The S.L.L. currently engage in 'third periodism' and are embarrassed to be reminded of their earlier position towards the Labour Party-Their embarrassment is compounded when it is revealed just what they did when they entered the Labour Party.

These 'intransigents' who fulminate against our ostensible 'deep entry', 'capitulation to the Lefts' etc. were themselves the practitioners of precisely these sins when they entered the Labour Party. Confirmation of this is to be found in one of their own documents, 'Pabloism in Britain' which was directed against us and circulated mainly in the Labour Movement in Liverpool in the early 1960's.

This document speaking about the first period when they entered the Labour Party says:

'They (our tendency TP [Peter Taaffe’s note]) opposed the central tactic of the movement around 'Socialist Outlook'. At that time, in the Labour Party, the evident task for revolutionaries was to assist the organisation of a-Left Wing'.

Quite apart from the incorrectness of the idea of "organising the Left", (amply refuted by 'Problems of Entrism') the 'tactic' of the ‘Socialist Outlook’ entailed the complete subordination of Healy and Co. to those 'Lefts', like Bessie Braddock who was the 'parliamentary correspondent' of this journal as well as holding shares in it.

Its position was so indistinguishable from Stalinism that to use their own words, "John Lawrence (Co-leader with Healy of this tendency)... and his group subsequently joined the Communist Party" only narrowly having failed to gain a majority in Healy's organisation.

Following the debacle of 'Socialist Outlook' and its suppression by the Labour Party NEC in 1954 they themselves added "we sold 'Tribune', wrote for it and participated in the tribune' group. That was absolutely correct". (ibid) In fact Healy and his supporters were the dogs bodies for the 'Tribunites’. To all intents and purposes so far as the rank and file of the LP were concerned, they were Tribunites with only minor differences with Foot and Bevan and Co.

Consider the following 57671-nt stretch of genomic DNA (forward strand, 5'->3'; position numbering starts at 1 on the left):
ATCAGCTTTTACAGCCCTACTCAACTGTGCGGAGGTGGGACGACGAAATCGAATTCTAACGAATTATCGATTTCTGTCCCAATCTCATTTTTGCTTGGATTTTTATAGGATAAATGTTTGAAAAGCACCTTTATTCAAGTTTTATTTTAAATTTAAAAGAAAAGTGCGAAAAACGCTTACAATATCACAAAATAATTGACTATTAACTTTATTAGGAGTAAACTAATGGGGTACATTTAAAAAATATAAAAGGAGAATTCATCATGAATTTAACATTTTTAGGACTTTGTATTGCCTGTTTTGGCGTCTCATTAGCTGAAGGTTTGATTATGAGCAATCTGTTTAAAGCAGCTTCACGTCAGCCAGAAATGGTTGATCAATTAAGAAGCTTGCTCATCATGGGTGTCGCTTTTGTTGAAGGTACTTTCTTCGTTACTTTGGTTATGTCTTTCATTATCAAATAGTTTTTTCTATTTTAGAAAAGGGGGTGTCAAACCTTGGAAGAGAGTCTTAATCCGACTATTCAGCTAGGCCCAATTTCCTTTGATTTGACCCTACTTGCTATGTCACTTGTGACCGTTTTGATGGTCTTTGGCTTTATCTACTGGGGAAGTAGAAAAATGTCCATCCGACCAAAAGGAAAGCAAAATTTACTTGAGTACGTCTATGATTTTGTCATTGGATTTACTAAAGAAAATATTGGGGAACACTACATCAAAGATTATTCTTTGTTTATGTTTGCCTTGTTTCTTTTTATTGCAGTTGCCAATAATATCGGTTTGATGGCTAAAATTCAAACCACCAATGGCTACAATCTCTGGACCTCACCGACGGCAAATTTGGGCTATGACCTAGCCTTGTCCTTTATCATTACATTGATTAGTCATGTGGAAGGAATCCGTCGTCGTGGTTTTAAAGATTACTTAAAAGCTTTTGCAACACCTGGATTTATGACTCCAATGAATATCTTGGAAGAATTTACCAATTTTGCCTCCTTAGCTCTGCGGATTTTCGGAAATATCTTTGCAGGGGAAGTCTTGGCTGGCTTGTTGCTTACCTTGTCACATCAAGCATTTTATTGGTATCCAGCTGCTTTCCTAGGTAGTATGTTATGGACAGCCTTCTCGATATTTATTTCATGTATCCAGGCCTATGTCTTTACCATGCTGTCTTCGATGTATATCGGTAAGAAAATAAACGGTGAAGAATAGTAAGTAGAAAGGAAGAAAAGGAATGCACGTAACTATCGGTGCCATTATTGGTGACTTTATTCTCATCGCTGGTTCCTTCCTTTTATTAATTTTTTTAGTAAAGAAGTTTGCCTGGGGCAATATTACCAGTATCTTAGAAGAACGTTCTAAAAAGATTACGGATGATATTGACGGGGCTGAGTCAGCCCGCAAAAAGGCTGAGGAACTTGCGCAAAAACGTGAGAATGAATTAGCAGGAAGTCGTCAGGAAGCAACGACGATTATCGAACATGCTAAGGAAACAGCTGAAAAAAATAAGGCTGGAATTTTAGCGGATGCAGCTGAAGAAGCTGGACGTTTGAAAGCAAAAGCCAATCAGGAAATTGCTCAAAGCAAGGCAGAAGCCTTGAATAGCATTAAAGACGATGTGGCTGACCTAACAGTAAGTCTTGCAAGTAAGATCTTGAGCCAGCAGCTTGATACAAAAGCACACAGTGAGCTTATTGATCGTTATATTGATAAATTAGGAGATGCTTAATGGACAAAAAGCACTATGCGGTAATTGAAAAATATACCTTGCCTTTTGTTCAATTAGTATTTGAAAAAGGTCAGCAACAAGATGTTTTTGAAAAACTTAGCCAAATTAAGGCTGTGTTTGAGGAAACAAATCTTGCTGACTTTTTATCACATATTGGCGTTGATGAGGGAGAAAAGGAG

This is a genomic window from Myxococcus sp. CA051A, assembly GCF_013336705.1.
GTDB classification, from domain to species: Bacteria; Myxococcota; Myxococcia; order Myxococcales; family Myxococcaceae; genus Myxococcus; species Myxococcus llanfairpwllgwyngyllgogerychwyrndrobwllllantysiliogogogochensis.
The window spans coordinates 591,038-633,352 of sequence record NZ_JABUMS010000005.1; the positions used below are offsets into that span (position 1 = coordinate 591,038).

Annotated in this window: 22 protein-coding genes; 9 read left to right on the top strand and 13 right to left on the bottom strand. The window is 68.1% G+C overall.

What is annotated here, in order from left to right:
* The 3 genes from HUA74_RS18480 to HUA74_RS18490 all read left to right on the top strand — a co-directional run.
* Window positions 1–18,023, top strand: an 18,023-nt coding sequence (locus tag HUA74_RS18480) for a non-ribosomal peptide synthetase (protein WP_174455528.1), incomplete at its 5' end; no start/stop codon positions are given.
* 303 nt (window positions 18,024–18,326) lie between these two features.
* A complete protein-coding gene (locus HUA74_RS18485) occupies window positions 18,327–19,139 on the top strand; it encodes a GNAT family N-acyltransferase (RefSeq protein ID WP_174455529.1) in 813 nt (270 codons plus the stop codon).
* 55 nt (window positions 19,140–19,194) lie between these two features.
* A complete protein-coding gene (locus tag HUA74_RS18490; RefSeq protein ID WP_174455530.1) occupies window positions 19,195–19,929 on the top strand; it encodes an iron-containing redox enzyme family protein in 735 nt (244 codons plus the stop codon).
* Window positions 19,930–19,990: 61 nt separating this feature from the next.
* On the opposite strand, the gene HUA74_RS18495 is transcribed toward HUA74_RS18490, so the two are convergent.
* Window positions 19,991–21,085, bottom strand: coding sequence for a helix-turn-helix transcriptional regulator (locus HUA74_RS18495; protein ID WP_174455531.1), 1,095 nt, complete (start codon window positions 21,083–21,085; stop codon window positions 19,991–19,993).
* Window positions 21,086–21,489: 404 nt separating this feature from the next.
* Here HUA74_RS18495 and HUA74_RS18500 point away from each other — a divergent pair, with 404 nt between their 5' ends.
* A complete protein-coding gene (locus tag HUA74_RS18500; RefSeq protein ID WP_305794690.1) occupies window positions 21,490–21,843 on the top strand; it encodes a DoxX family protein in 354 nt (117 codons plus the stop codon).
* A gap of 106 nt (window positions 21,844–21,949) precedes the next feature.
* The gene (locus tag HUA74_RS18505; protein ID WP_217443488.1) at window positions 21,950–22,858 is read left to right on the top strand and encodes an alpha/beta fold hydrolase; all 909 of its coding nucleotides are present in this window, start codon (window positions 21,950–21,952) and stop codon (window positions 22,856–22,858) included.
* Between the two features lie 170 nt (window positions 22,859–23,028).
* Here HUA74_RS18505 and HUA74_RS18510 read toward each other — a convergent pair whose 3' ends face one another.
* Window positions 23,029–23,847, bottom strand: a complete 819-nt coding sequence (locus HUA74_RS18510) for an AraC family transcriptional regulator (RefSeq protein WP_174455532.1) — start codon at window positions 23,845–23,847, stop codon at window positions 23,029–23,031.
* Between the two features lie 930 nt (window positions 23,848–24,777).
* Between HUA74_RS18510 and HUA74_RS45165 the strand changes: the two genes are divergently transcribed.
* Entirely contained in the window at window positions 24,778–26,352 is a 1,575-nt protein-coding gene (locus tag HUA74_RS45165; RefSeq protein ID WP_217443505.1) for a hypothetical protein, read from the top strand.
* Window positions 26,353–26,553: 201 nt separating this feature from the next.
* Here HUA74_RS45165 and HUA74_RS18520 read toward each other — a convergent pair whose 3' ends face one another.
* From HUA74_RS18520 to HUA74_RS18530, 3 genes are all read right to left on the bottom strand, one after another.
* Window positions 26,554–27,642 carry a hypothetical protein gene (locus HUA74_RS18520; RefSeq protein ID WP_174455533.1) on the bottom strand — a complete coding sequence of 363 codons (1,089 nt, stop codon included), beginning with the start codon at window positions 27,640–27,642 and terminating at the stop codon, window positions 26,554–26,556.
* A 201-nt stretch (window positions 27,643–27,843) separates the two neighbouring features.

Everything that Trotsky wrote about the need to be implacable in the defence of the programme, to differentiate ourselves from the left reformists and centrists was jettisoned by Healy and Co. in the hunt for a short cut. Yet when Pierre Frank and Raymond Molinerre (among leaders of the French Trotskyists) proposed a bloc, not with reformists like 'Tribune', but with a centrist current, Trotsky completely broke with them "...when Molinerre tried to replace the party programme by 'four slogans' and created a paper on that basis, I was among those who proposed his expulsion" (In Defence of Marxism). It is not difficult to imagine the scorn with which Trotsky would have greeted the tactics of the S.L.L. in their 'Outlook' and 'Tribune' period.

They were buried so deeply in the Labour Party that the suggestion by us in 1956, that there were fields where a certain amount of attention must be devoted. e.g. the C.P. which was in turmoil over the events in Hungary; provoked a furious denunciation for ostensibly seeing "the main pivot of revolutionary activity as being the open organisation". (Pabloism in Britain).